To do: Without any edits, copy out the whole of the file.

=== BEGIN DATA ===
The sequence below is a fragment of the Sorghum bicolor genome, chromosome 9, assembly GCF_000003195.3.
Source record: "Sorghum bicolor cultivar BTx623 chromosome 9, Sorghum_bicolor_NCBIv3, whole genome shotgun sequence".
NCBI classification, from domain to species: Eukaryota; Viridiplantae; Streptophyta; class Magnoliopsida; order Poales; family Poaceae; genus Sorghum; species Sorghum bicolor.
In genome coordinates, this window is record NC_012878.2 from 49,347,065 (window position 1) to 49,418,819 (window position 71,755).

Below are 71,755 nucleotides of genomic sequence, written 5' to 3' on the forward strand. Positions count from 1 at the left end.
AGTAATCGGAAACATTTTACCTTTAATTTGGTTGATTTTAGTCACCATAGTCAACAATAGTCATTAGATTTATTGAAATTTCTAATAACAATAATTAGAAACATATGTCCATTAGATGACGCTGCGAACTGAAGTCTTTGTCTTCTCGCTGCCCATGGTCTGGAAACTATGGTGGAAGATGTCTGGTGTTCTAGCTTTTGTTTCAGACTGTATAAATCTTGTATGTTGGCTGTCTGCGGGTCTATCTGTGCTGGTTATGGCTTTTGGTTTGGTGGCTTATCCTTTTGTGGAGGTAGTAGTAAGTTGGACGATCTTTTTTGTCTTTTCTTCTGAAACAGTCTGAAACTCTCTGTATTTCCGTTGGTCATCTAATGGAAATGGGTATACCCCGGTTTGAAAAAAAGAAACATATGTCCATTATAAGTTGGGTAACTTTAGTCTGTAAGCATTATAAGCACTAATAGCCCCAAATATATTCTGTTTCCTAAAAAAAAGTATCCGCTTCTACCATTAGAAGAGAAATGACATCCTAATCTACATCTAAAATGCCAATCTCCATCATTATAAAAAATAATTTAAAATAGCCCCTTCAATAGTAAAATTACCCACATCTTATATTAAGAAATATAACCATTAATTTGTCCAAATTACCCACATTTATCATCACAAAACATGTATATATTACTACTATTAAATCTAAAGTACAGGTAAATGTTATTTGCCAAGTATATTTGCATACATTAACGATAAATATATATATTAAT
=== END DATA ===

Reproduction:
The sequence below is a fragment of the Sorghum bicolor genome, chromosome 9, assembly GCF_000003195.3.
Source record: "Sorghum bicolor cultivar BTx623 chromosome 9, Sorghum_bicolor_NCBIv3, whole genome shotgun sequence".
NCBI classification, from domain to species: Eukaryota; Viridiplantae; Streptophyta; class Magnoliopsida; order Poales; family Poaceae; genus Sorghum; species Sorghum bicolor.
In genome coordinates, this window is record NC_012878.2 from 49,347,065 (window position 1) to 49,418,819 (window position 71,755).

Below are 71,755 nucleotides of genomic sequence, written 5' to 3' on the forward strand. Positions count from 1 at the left end.
AGTAATCGGAAACATTTTACCTTTAATTTGGTTGATTTTAGTCACCATAGTCAACAATAGTCATTAGATTTATTGAAATTTCTAATAACAATAATTAGAAACATATGTCCATTAGATGACGCTGCGAACTGAAGTCTTTGTCTTCTCGCTGCCCATGGTCTGGAAACTATGGTGGAAGATGTCTGGTGTTCTAGCTTTTGTTTCAGACTGTATAAATCTTGTATGTTGGCTGTCTGCGGGTCTATCTGTGCTGGTTATGGCTTTTGGTTTGGTGGCTTATCCTTTTGTGGAGGTAGTAGTAAGTTGGACGATCTTTTTTGTCTTTTCTTCTGAAACAGTCTGAAACTCTCTGTATTTCCGTTGGTCATCTAATGGAAATGGGTATACCCCGGTTTGAAAAAAAGAAACATATGTCCATTATAAGTTGGGTAACTTTAGTCTGTAAGCATTATAAGCACTAATAGCCCCAAATATATTCTGTTTCCTAAAAAAAAGTATCCGCTTCTACCATTAGAAGAGAAATGACATCCTAATCTACATCTAAAATGCCAATCTCCATCATTATAAAAAATAATTTAAAATAGCCCCTTCAATAGTAAAATTACCCACATCTTATATTAAGAAATATAACCATTAATTTGTCCAAATTACCCACATTTATCATCACAAAACATGTATATATTACTACTATTAAATCTAAAGTACAGGTAAATGTTATTTGCCAAGTATATTTGCATACATTAACGATAAATATATATATTAAT